Eight labor and human rights organizations call on the Colombian government to respect the work of trade unionists and human rights defenders in Colombia and to retract statements that put these workers at risk.
We seek this action in light of the recent death threat to a lawyer at a prominent human rights organization and the government's repeated statements stigmatizing human rights defenders and union members.
On March 2, 2009, Lina Paola Malagon, an attorney at the prominent human rights organization, the Colombian Commission of Jurists (CCJ), received by fax a very detailed death threat. The threat, which was signed by the Black Eagles - Capital Bloc, explained that she had been declared a "military objective" because of her association with and work for CCJ, and her work on behalf of trade unionists.
Ms. Malagon has served for years as legal counsel to several trade unions and recently prepared a comprehensive report about the failure of the government to ensure that those responsible for killings of union leaders and members are brought to justice. This report formed the basis of testimony that was delivered at a February 12 hearing of the US House Committee on Education and Labor on workers' rights and violence in Colombia. The chairman of that committee, Rep. George Miller, specifically cited Ms. Malagon's report in his opening remarks.
Human rights defenders and trade unionists are frequently the targets of threats and violence in Colombia. Paramilitary death squads, in particular, have deliberately persecuted union members, who they stigmatize as being linked to left-wing guerrillas. Since 1986, more than 2,600 trade unionists have been killed; in a majority of cases where the perpetrator has been identified, the killer was a paramilitary.
The problem has been aggravated by the fact that senior government officials continuously stigmatize the work of human rights defenders and unions. Indeed, in February, Colombian President Alvaro Uribe publicly accused those who travel abroad and talk about human rights abuses in Colombia of being part of an "intellectual bloc of the FARC" guerrillas.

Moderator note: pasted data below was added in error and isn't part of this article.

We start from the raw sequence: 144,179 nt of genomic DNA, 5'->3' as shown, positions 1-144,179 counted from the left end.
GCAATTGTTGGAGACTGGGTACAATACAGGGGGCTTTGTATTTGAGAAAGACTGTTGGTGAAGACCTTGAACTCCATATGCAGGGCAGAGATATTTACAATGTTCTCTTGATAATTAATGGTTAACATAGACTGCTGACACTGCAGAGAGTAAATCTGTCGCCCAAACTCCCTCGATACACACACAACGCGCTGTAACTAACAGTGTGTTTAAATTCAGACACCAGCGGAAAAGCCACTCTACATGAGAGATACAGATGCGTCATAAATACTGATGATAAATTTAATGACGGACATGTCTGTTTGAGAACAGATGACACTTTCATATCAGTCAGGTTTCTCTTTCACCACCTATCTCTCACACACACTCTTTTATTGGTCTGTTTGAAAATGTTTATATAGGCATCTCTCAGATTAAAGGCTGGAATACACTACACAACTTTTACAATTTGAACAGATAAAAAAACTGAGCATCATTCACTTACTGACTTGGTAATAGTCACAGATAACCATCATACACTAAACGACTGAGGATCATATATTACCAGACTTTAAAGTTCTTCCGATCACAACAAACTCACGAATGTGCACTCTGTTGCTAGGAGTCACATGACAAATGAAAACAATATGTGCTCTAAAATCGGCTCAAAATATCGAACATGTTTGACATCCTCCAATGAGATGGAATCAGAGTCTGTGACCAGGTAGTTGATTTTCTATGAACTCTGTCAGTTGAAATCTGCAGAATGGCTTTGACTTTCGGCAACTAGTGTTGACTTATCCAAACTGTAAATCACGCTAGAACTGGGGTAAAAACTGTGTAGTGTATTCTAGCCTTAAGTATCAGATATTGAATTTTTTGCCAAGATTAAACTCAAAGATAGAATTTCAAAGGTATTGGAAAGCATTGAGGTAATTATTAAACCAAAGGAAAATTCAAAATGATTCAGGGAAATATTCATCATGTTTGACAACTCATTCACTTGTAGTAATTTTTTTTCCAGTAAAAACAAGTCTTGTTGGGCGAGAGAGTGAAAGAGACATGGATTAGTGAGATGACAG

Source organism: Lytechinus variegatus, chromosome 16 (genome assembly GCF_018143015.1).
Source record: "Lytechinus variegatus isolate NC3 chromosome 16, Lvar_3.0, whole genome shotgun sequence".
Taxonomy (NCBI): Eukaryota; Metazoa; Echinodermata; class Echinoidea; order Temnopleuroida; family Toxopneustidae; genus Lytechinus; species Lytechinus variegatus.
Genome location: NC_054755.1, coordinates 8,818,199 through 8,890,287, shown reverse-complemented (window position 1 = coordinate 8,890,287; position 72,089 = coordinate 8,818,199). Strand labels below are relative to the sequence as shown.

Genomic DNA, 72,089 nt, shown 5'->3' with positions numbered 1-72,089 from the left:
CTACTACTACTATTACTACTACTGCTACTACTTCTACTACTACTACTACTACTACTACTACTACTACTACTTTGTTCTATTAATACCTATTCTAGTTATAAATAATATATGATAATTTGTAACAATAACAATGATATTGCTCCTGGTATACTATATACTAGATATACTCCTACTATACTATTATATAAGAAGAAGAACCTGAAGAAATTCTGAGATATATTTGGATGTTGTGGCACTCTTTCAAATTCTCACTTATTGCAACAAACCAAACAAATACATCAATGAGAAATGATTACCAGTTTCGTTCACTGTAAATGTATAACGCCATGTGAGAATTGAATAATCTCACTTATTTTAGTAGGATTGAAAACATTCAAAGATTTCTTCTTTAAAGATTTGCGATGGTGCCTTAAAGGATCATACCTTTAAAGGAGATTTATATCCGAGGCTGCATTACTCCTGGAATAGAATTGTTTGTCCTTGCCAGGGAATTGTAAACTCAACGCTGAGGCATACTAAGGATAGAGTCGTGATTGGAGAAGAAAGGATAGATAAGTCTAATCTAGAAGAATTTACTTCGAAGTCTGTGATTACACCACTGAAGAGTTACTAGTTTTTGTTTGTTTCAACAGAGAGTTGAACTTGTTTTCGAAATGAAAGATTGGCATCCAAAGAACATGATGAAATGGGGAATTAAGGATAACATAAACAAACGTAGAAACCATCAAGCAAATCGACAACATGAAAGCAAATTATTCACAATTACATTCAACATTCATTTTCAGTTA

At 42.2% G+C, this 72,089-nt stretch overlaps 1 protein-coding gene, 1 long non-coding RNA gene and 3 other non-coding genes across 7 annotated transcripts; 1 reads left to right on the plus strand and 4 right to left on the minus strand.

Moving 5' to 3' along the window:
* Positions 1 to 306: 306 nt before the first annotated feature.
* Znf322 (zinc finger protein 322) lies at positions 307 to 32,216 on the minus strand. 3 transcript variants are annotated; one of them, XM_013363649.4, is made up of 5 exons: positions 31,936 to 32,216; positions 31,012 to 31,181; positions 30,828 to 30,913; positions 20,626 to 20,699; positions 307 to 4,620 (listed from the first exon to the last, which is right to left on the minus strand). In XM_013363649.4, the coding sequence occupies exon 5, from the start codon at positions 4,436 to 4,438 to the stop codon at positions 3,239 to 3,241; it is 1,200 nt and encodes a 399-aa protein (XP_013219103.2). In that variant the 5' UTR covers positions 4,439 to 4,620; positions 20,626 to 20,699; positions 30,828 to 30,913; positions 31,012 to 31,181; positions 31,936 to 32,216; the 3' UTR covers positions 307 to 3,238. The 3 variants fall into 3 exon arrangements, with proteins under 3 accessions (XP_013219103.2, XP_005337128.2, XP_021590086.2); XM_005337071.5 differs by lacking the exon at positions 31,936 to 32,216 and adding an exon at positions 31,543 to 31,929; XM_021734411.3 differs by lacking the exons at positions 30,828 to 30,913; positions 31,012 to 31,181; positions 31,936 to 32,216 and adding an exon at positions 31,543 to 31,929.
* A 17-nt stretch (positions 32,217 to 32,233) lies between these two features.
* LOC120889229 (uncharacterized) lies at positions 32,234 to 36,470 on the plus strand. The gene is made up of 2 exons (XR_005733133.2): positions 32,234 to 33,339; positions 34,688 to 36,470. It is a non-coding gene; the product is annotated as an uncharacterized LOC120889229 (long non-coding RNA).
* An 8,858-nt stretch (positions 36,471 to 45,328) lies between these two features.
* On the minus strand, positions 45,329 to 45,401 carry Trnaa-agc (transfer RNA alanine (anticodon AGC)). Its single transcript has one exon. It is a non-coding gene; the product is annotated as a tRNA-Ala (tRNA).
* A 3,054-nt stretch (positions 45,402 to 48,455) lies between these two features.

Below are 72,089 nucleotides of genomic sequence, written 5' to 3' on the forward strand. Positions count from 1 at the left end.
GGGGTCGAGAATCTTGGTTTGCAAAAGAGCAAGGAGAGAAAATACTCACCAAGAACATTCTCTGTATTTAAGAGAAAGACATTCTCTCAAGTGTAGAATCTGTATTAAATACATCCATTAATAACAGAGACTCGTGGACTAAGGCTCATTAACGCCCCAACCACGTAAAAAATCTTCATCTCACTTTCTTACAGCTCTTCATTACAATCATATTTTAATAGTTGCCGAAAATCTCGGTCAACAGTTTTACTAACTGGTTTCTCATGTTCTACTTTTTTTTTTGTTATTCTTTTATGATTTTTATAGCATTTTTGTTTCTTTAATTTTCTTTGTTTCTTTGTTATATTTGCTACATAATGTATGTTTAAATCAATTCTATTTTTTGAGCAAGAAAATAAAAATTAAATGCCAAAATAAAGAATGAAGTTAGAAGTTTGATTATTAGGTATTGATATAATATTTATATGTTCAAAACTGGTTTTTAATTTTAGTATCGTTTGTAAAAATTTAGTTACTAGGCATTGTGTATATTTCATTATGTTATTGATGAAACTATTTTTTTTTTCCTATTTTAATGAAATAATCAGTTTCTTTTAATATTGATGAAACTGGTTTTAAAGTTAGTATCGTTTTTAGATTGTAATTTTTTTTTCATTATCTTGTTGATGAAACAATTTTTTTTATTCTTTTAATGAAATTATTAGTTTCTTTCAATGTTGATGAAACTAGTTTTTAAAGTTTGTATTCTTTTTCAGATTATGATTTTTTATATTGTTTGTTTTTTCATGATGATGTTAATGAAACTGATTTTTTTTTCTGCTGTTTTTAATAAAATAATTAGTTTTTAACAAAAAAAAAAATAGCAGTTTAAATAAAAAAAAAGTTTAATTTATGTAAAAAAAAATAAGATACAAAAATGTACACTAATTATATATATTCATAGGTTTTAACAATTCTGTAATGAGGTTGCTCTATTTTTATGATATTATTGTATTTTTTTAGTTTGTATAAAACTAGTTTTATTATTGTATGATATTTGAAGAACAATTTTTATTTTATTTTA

President Uribe later denounced the witnesses who testified at the hearing before the House Committee on Education and Labor as having intentionally distorted the truth and having been motivated by "political hatred." These statements are unfounded based on our knowledge and understanding of the testimony.
Such statements de-legitimize the work of human rights groups, close the needed political space for them to exercise their right to free expression, and could put their lives at risk. In March 2008, after one of Uribe's advisors made similar statements about the organizers of a nationwide march against paramilitary violence, several of the organizers and participants received death threats, and some were even killed.
We call upon the government to investigate the threats against Ms. Malagon, to immediately retract the aforementioned statement and to publicly affirm the legitimacy and value of the work of human rights defenders in a free and democratic society. A sustained, unequivocal, and public commitment to respect and support their work would go far in protecting human rights defenders from threats or violence.
American Federation of Labor and Congress of Industrial Organizations (AFL-CIO)
Human Rights First
Human Rights Watch
International Brotherhood of Teamsters
Latin America Working Group (LAWG)
U.S. Labor Education in the Americas Project (US LEAP)
U.S. Office on Colombia
Washington Office on Latin America (WOLA)